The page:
DR. CRAIG: I think the author of this post[2] that we are taking this from may be needlessly unsympathetic to Augustine on this one. It has been part of the traditional view of marriage that procreation is one of the essential purposes of marriage. Augustine’s emphasis upon procreation is entirely appropriate as one of the reasons for the institution of marriage. Even Augustine’s point about lust among married Christians is interesting because I think that even among married people it is possible to treat one’s partner as a mere object instead of loving that person. Using that person for self-gratification and objectifying that person. That can create great alienation within a marriage relationship. There is some positive insight into sexual relations between husband and wife. Being married doesn’t mean that it just legitimates treating the partner as a sex object. That can still be done and is wrong.

KEVIN HARRIS: He thought that marriage was honorable and permissible. He just believed that celibacy was better.

DR. CRAIG: He did think that original sin is propagated through sexual intercourse, which seems to make original sin something like a genetic disease or a sexually transmitted disease which is, I think, surely wrong. I would say that this is one of those areas where one would want to have correctives.

KEVIN HARRIS: He says, “Augustine believed that if you are going to teach Scripture, you must have a knowledge of the natural world, mathematics, music, science, history, the liberal arts, and a mastery of dialectics (the science of disputing).”

DR. CRAIG: Yeah, this is very much what John Wesley believed as well. Wesley had this wonderful speech that he gave to his Methodist ministers on the equipment of a minister – what it takes to be a minister of the Gospel. Wesley emphasized the same thing. The minister needs to acquire ability in all of these collateral areas of classical education in order to commend the Gospel most effectively. I think this is a very positive emphasis of Augustine.

KEVIN HARRIS: He apparently believed that baptism was more than just a symbolic testimony but that it actually produced regeneration – it is necessary for salvation.

DR. CRAIG: This is an expression of his sacramentalism which is the standard view of the Roman Catholic Church. On this view the church is a means of grace. It is rather like a pipeline through which the water of God’s grace flows to people. The way the church dispenses its grace to people is through baptism and the Lord’s Supper. These are much, much more than symbolic rites that the Christian goes through. These are lifelines, as it were, to God, on a sacramental view. It is in water baptism that spiritual regeneration or rebirth takes place so that you literally become a Christian at the moment of your water baptism. They are simultaneous – the baptism in the Spirit and water baptism.

KEVIN HARRIS: Further down here, his sacramentalism also showed up in that he believed in taking the Lord’s Supper – the Eucharist – was necessary for salvation as well.[3]

DR. CRAIG: That would fit right in with the sacramentalism. Baptism is to be done only once to initiate you into the Christian faith; but then the taking of the Lord’s Supper is rather like spiritual nourishment. It is a constant means of grace by which you receive from God the grace necessary to live the Christian life in this world.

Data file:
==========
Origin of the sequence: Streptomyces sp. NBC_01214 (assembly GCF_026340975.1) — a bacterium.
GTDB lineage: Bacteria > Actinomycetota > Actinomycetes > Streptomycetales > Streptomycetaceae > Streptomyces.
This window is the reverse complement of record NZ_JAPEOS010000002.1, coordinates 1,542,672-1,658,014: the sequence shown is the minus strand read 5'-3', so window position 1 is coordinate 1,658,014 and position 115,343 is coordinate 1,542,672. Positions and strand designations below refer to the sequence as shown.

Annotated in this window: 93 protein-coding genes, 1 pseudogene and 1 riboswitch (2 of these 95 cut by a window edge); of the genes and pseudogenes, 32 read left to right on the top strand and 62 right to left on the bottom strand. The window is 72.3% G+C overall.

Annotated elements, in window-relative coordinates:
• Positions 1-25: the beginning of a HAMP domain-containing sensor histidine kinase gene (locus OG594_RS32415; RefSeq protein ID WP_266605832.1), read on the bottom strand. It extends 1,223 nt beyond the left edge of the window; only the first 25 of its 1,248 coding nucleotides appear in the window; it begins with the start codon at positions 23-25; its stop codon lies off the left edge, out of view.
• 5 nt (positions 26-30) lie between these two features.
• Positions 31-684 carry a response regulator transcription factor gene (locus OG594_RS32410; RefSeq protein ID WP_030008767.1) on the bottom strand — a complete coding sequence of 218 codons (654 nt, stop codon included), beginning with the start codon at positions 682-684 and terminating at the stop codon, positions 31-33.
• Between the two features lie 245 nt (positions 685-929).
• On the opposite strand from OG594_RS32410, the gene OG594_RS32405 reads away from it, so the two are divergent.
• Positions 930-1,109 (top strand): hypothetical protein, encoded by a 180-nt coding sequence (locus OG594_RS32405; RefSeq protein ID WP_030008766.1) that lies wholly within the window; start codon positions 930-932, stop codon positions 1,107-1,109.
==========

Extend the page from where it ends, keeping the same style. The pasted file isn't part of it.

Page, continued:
KEVIN HARRIS: He “believed it was permissible to use force against heretics.” I know that he mixed it up with a group called the Donatists – he wrote against them. The Donatist Controversy.

DR. CRAIG: The Donatists were very strict about those who had lapsed during Roman persecution and didn’t want to admit them back into the church or recognize their priestly authority. Augustine, I think, quite rightly said that the efficacy of the sacraments is not dependent upon the personal life of the officiating priest who is dispensing it. God can even use people who were once lapsed to administer his grace. What it says here is that the Donatists had themselves engaged in violence against other Christians. So “Augustine urged the government to exercise its power against them vigorously.” That is different than saying the church takes up arms against heretics or uses violence against heretics. If these people were really guilty of public violence it would seem to me entirely appropriate for the civil authorities to take a hand in this matter in order to bring about public peace. There is probably a lot more here that needs to be said, but insofar as one appeals to civil authorities to maintain law and order, that is perfectly legitimate.

KEVIN HARRIS: This conjures up images of the inquisition and torturing people so that they will convert.

DR. CRAIG: The church did appeal to this text in the Scripture where in Jesus’ parable the people wouldn’t come to the wedding feast so the king says to his servants, Go out into the highways and byways and compel them to come in because those who were invited wouldn’t come. This was used as a text to support the use of force to make people conform to Christian orthodoxy and doctrine. As you know, of course it led then to terrible persecution and burning at the stake and torture and things of this sort ultimately. But it is a gross misuse of that biblical text which doesn’t envision that sort of thing. Whether Augustine himself engaged in this I am not familiar enough with Augustine to know that.